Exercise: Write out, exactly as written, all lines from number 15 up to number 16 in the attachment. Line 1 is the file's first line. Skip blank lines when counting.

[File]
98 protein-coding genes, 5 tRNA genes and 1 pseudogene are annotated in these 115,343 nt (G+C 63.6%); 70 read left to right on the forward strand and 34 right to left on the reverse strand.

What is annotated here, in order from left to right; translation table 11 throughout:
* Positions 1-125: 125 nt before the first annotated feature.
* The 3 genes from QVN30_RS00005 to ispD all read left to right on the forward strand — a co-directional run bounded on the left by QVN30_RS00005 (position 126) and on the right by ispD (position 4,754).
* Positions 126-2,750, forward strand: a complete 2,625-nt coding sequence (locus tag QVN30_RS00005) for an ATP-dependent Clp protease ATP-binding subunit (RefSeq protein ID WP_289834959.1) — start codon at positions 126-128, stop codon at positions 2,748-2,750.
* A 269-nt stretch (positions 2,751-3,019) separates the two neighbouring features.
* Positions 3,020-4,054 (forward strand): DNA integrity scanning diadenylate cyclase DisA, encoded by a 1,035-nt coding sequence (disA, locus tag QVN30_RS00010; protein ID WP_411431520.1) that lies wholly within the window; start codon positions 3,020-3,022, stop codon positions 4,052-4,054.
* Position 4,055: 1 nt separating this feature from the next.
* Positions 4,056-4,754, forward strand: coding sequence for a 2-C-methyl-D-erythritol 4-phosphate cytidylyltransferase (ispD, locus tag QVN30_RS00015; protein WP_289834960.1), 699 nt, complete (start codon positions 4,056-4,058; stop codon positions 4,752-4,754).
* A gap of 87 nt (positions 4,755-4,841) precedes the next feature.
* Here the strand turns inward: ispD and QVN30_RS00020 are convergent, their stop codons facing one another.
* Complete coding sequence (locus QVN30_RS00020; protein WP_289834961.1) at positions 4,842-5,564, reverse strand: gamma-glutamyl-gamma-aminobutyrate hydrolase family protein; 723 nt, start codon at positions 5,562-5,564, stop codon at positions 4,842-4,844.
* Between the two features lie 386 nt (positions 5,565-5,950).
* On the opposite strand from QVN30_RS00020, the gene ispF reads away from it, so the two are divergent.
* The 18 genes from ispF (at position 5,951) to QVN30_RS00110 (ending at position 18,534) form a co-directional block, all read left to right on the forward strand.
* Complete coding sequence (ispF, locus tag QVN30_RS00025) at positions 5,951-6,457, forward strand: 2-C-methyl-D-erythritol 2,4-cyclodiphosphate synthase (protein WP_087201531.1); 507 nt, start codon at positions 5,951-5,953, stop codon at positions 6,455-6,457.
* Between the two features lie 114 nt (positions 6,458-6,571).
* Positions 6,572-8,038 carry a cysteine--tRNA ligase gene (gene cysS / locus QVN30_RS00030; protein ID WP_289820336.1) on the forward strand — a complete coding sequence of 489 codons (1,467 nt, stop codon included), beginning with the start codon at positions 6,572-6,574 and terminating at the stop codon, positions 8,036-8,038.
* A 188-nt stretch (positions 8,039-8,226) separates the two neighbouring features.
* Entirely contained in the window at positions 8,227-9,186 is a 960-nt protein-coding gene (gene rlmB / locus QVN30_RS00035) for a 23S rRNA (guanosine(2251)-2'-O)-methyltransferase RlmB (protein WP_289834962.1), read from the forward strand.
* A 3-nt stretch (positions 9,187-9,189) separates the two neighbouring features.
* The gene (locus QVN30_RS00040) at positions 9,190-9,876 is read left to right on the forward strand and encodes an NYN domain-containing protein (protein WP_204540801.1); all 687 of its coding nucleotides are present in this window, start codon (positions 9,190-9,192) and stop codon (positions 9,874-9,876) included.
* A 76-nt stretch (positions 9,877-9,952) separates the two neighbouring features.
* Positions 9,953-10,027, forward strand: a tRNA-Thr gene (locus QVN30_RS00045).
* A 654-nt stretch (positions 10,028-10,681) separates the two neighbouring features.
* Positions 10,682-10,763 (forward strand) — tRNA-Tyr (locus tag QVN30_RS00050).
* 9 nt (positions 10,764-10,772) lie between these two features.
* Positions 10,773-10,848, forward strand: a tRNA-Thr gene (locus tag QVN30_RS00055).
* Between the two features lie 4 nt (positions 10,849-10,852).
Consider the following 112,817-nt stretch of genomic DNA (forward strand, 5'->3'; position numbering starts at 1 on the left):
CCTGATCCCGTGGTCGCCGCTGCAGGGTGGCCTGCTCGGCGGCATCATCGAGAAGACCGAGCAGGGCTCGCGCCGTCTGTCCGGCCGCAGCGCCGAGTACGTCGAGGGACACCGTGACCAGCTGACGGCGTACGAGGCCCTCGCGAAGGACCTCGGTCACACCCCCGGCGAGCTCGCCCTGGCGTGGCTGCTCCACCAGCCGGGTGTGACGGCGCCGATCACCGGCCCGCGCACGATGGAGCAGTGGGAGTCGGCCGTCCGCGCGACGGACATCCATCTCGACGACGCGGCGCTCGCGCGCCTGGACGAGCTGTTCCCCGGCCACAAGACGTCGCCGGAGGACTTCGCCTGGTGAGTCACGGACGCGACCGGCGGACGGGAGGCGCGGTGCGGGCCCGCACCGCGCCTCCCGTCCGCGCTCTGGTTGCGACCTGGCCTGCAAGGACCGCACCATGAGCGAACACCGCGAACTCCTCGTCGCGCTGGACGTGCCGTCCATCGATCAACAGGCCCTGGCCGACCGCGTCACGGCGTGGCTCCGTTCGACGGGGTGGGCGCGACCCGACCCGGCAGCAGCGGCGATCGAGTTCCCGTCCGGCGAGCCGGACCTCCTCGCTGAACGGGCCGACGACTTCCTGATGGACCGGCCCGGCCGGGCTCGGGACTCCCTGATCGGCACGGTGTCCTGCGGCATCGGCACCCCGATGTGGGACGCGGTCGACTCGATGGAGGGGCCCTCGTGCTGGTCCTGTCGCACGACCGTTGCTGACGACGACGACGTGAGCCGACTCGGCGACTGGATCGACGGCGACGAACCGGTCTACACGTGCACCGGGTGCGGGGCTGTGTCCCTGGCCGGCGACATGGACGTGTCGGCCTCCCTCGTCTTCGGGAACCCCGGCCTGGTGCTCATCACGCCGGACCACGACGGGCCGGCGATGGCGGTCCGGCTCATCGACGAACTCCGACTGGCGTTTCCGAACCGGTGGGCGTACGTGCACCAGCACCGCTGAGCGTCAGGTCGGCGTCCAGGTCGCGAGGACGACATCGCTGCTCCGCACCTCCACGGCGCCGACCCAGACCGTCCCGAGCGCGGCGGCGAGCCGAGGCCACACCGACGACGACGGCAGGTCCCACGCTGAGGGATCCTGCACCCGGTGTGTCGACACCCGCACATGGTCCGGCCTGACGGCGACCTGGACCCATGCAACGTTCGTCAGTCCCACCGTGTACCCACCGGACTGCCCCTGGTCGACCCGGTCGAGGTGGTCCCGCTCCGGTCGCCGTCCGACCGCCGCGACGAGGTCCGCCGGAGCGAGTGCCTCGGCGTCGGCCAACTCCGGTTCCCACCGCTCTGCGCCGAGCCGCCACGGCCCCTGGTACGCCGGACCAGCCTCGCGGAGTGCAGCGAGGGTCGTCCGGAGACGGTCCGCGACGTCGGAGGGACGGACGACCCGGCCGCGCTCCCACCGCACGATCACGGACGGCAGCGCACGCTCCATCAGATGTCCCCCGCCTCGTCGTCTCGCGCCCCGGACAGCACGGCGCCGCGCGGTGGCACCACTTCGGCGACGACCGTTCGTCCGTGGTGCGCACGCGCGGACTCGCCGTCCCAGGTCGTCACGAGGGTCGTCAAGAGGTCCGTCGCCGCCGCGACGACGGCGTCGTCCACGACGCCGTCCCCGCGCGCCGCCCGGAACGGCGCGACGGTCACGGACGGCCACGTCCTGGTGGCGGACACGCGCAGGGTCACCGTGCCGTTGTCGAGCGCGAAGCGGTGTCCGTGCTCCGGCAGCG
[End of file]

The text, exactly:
* The 18 genes from ispF (at position 5,951) to QVN30_RS00110 (ending at position 18,534) form a co-directional block, all read left to right on the forward strand.
* Complete coding sequence (ispF, locus tag QVN30_RS00025) at positions 5,951-6,457, forward strand: 2-C-methyl-D-erythritol 2,4-cyclodiphosphate synthase (protein WP_087201531.1); 507 nt, start codon at positions 5,951-5,953, stop codon at positions 6,455-6,457.